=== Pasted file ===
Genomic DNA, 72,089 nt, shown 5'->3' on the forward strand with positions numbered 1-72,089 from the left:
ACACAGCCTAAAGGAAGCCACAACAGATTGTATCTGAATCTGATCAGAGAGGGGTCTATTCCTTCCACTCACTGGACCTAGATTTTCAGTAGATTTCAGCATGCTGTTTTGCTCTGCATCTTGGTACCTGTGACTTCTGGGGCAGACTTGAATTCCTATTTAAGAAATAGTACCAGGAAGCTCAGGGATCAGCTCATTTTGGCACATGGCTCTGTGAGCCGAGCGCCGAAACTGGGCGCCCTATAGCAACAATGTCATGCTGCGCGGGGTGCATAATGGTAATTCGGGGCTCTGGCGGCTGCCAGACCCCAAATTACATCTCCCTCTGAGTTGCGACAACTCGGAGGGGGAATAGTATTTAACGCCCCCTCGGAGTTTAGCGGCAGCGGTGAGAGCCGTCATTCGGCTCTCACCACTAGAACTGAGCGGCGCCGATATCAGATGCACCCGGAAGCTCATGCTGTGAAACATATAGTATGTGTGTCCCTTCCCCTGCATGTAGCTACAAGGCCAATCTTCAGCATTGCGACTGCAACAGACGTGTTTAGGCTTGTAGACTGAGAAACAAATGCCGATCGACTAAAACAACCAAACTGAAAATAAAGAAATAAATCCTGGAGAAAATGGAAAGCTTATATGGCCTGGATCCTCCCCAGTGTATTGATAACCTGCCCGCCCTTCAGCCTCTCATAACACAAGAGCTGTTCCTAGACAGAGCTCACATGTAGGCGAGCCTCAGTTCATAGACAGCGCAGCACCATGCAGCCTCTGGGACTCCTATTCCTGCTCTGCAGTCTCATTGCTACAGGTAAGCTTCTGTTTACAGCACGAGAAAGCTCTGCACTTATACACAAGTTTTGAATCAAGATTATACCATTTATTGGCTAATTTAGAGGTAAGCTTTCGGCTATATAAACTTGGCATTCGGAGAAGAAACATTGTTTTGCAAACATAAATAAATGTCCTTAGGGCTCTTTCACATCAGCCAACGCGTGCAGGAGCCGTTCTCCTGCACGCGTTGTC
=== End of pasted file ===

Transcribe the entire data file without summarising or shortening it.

Genomic DNA, 72,089 nt, shown 5'->3' on the forward strand with positions numbered 1-72,089 from the left:
ACACAGCCTAAAGGAAGCCACAACAGATTGTATCTGAATCTGATCAGAGAGGGGTCTATTCCTTCCACTCACTGGACCTAGATTTTCAGTAGATTTCAGCATGCTGTTTTGCTCTGCATCTTGGTACCTGTGACTTCTGGGGCAGACTTGAATTCCTATTTAAGAAATAGTACCAGGAAGCTCAGGGATCAGCTCATTTTGGCACATGGCTCTGTGAGCCGAGCGCCGAAACTGGGCGCCCTATAGCAACAATGTCATGCTGCGCGGGGTGCATAATGGTAATTCGGGGCTCTGGCGGCTGCCAGACCCCAAATTACATCTCCCTCTGAGTTGCGACAACTCGGAGGGGGAATAGTATTTAACGCCCCCTCGGAGTTTAGCGGCAGCGGTGAGAGCCGTCATTCGGCTCTCACCACTAGAACTGAGCGGCGCCGATATCAGATGCACCCGGAAGCTCATGCTGTGAAACATATAGTATGTGTGTCCCTTCCCCTGCATGTAGCTACAAGGCCAATCTTCAGCATTGCGACTGCAACAGACGTGTTTAGGCTTGTAGACTGAGAAACAAATGCCGATCGACTAAAACAACCAAACTGAAAATAAAGAAATAAATCCTGGAGAAAATGGAAAGCTTATATGGCCTGGATCCTCCCCAGTGTATTGATAACCTGCCCGCCCTTCAGCCTCTCATAACACAAGAGCTGTTCCTAGACAGAGCTCACATGTAGGCGAGCCTCAGTTCATAGACAGCGCAGCACCATGCAGCCTCTGGGACTCCTATTCCTGCTCTGCAGTCTCATTGCTACAGGTAAGCTTCTGTTTACAGCACGAGAAAGCTCTGCACTTATACACAAGTTTTGAATCAAGATTATACCATTTATTGGCTAATTTAGAGGTAAGCTTTCGGCTATATAAACTTGGCATTCGGAGAAGAAACATTGTTTTGCAAACATAAATAAATGTCCTTAGGGCTCTTTCACATCAGCCAACGCGTGCAGGAGCCGTTCTCCTGCACGCGTTGTC